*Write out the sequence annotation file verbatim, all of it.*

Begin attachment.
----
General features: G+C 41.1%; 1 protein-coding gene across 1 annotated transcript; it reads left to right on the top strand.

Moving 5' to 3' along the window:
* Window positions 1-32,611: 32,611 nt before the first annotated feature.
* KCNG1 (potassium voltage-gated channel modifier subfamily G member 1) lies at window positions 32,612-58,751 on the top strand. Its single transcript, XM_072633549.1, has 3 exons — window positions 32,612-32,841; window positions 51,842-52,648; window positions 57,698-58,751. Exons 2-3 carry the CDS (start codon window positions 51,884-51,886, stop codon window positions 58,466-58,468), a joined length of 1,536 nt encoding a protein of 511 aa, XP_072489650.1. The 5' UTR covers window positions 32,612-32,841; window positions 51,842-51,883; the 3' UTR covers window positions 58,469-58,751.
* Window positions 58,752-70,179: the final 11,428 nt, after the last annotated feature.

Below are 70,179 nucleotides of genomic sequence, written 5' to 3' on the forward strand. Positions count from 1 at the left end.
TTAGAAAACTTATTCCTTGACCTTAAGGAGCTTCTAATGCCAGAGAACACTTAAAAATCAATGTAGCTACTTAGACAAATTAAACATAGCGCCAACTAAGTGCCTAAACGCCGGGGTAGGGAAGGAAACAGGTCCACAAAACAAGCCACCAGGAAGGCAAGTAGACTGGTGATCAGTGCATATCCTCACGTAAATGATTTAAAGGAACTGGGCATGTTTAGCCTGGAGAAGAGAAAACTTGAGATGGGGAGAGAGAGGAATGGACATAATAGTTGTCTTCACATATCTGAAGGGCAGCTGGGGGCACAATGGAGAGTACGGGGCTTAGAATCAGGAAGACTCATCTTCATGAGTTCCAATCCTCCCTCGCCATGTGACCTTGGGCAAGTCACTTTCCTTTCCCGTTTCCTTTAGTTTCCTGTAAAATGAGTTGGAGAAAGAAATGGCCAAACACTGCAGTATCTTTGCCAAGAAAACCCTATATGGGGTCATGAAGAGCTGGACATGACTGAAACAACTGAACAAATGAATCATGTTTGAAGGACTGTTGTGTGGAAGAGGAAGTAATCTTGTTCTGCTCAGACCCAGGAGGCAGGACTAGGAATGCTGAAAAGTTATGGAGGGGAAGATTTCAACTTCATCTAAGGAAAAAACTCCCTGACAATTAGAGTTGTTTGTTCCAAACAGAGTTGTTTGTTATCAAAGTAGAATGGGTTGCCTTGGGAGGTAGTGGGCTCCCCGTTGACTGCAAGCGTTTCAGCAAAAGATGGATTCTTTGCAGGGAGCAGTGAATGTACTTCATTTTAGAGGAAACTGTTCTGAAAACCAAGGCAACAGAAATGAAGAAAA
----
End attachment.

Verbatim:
General features: G+C 41.1%; 1 protein-coding gene across 1 annotated transcript; it reads left to right on the top strand.

Moving 5' to 3' along the window:
* Window positions 1-32,611: 32,611 nt before the first annotated feature.
* KCNG1 (potassium voltage-gated channel modifier subfamily G member 1) lies at window positions 32,612-58,751 on the top strand. Its single transcript, XM_072633549.1, has 3 exons — window positions 32,612-32,841; window positions 51,842-52,648; window positions 57,698-58,751. Exons 2-3 carry the CDS (start codon window positions 51,884-51,886, stop codon window positions 58,466-58,468), a joined length of 1,536 nt encoding a protein of 511 aa, XP_072489650.1. The 5' UTR covers window positions 32,612-32,841; window positions 51,842-51,883; the 3' UTR covers window positions 58,469-58,751.
* Window positions 58,752-70,179: the final 11,428 nt, after the last annotated feature.

Below are 70,179 nucleotides of genomic sequence, written 5' to 3' on the forward strand. Positions count from 1 at the left end.
TTAGAAAACTTATTCCTTGACCTTAAGGAGCTTCTAATGCCAGAGAACACTTAAAAATCAATGTAGCTACTTAGACAAATTAAACATAGCGCCAACTAAGTGCCTAAACGCCGGGGTAGGGAAGGAAACAGGTCCACAAAACAAGCCACCAGGAAGGCAAGTAGACTGGTGATCAGTGCATATCCTCACGTAAATGATTTAAAGGAACTGGGCATGTTTAGCCTGGAGAAGAGAAAACTTGAGATGGGGAGAGAGAGGAATGGACATAATAGTTGTCTTCACATATCTGAAGGGCAGCTGGGGGCACAATGGAGAGTACGGGGCTTAGAATCAGGAAGACTCATCTTCATGAGTTCCAATCCTCCCTCGCCATGTGACCTTGGGCAAGTCACTTTCCTTTCCCGTTTCCTTTAGTTTCCTGTAAAATGAGTTGGAGAAAGAAATGGCCAAACACTGCAGTATCTTTGCCAAGAAAACCCTATATGGGGTCATGAAGAGCTGGACATGACTGAAACAACTGAACAAATGAATCATGTTTGAAGGACTGTTGTGTGGAAGAGGAAGTAATCTTGTTCTGCTCAGACCCAGGAGGCAGGACTAGGAATGCTGAAAAGTTATGGAGGGGAAGATTTCAACTTCATCTAAGGAAAAAACTCCCTGACAATTAGAGTTGTTTGTTCCAAACAGAGTTGTTTGTTATCAAAGTAGAATGGGTTGCCTTGGGAGGTAGTGGGCTCCCCGTTGACTGCAAGCGTTTCAGCAAAAGATGGATTCTTTGCAGGGAGCAGTGAATGTACTTCATTTTAGAGGAAACTGTTCTGAAAACCAAGGCAACAGAAATGAAGAAAA